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Time to blog again …

November 21, 2011

Just found this draft from 6 months ago … liked it, so I post it now.

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I haven’t posted here in a very long time, but every once in a while I need to put some points … somewhere … and I come back here.  There seems to be a lot to communicate lately, so here I am.

I just finished reading some stuff from Jane Burke of Proquest on the idea of discovery.  I must say, first of all, that I am instantly suspicious of “think pieces” written by corporate VPs with an interest in selling the very thing that they are writing about.  I won’t even suggest that I’m being too quickly dismissive, because I think that suspicion is completely warranted … it is, after all, no different than reading about the dangers of cigarette smoking in an article written by a tobacco company executive.  Harsh, but true.

It has become all the rage for companies to tell us in libraries that they have been studying the user experience, and in a sense, they have.  They have been doing qualitative research on user searching habits, and have been collecting some reasonable data.  Unfortunately, they also make a fundamental and critical mistake when it comes to dealing with their data.  The one message that has been coming out the loudest from these company is that students are comfortable with searching Google, and like a simple search interface.  Thus, they are offering a Google-like interface on their new products (at least when I’ve seen them demonstrated, this is what I’m being told).  This is good … sort of.  There is a quote by Henry Ford that is appropriate in this, and so many other situations:

“If I’d asked my customers what they wanted, they would have said, “a faster horse”.”

When you ask students what they like to use for searching (or anyone, for that matter), they do say “Google” … so do I.  To me, that’s because Google is the best search engine.  Now, if you were to respond to that by offering me an interface that looked like Google, I would not necessarily be delighted.  A single search box, and a clean looking page does not a search engine make.  In fact, I don’t care in the slightest what the page looks like, if I get the results that help me to get my work done. This is the problem with basing design decisions on what people say that they like. There are, quite simply, more questions to be asked before you really know anything.  You need to find out not only where they go to find their information, but what it is about that tool that satisfies them. It seems that when one says “Google” is their preference, the common response is to assume that it’s the way that Google looks, or the fact that is has a single search box that is important. If you dig even a tiny bit deeper, however, it should be quite obvious that people don’t go to Google because they like the interface, but rather because they like what they find when the results appear.  Simple really.  When I do a search on Google Scholar at the reference desk, I assure you that the student doesn’t run off to continue on their own because of the clean page and the single search box that they can’t wait to try …  they run off to do the work themselves because I just showed them a list of material that solves their current information need, that they spent hours trying to find on other tools. I continually think of an old saying when I hear vendor presentations describing to me all of the wonders of their new “discovery” product:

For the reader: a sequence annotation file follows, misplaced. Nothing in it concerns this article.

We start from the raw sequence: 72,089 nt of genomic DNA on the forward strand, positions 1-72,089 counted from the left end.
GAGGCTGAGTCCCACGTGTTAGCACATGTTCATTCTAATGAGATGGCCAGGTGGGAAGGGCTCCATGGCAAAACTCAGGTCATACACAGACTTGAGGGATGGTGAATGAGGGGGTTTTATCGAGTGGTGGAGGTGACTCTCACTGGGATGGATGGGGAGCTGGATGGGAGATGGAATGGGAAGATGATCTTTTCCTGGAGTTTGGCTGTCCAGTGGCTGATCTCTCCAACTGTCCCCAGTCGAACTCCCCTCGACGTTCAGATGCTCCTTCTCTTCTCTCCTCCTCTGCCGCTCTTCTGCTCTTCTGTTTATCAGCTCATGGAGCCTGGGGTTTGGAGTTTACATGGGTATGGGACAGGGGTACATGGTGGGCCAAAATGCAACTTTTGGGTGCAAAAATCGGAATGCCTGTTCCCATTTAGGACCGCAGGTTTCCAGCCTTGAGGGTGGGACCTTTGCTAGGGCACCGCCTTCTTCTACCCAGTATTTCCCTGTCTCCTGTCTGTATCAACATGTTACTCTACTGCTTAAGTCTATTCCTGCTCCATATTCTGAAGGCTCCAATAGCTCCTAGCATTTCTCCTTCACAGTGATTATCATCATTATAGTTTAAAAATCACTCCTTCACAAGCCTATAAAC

“It’s not the searching, it’s the finding (stupid)”

And this is why just asking people what they like is a huge mistake.  Henry Ford could have gotten into the business of developing a faster horse if he had simply asked people what they wanted, and this is precisely how many companies behave when it comes to product development.  Of course, Ford wasn’t just satisfied with that answer, but instead asked what it was people were doing with the horses and if there might be a better way to accomplish that same goal with a different product.  Since people were either travelling or hauling something with the horse, the real solution was not to create a faster horse, but something that traveled faster and was more comfortable, or that hauled more and did it more easily. This seems like a trivial example at this point in history, but the world is mostly full of companies trying to make faster horses, while very few respond by popularizing the automobile.

It was at a vendor presentation that this old saying most recently came to mind.  We were shown a product that searched a huge number of documents and libraries and came back with hundreds of thousands of hits.  The search allowed for faceting and all kinds of searching bells and whistles, and librarians eagerly asked questions about metadata and advanced search techniques, etc (as they tend to do).  I had only one question, however:

“In this list of a bazillion things, how is relevancy calculated”

The reason that question is the only one I care about is simple … You can offer all of the search options in the world, and search every document known to man, but if you don’t bring the best, most relevant articles to the top of the list, I’m going back to Google.  That’s because a million hits from a comprehensive collection is nothing but a really huge list … the searching (the using of all of the options) is not why I am here … I’m here to find. One great hit is infinitely more valuable in research than a million semi-relevant documents.

The part that really killed me came with the answer to my question.  The presenter said “that’s a technical question that I don’t know the answer to, and it’s a company secret.”  That’s also the moment at which I was ready to walk out.

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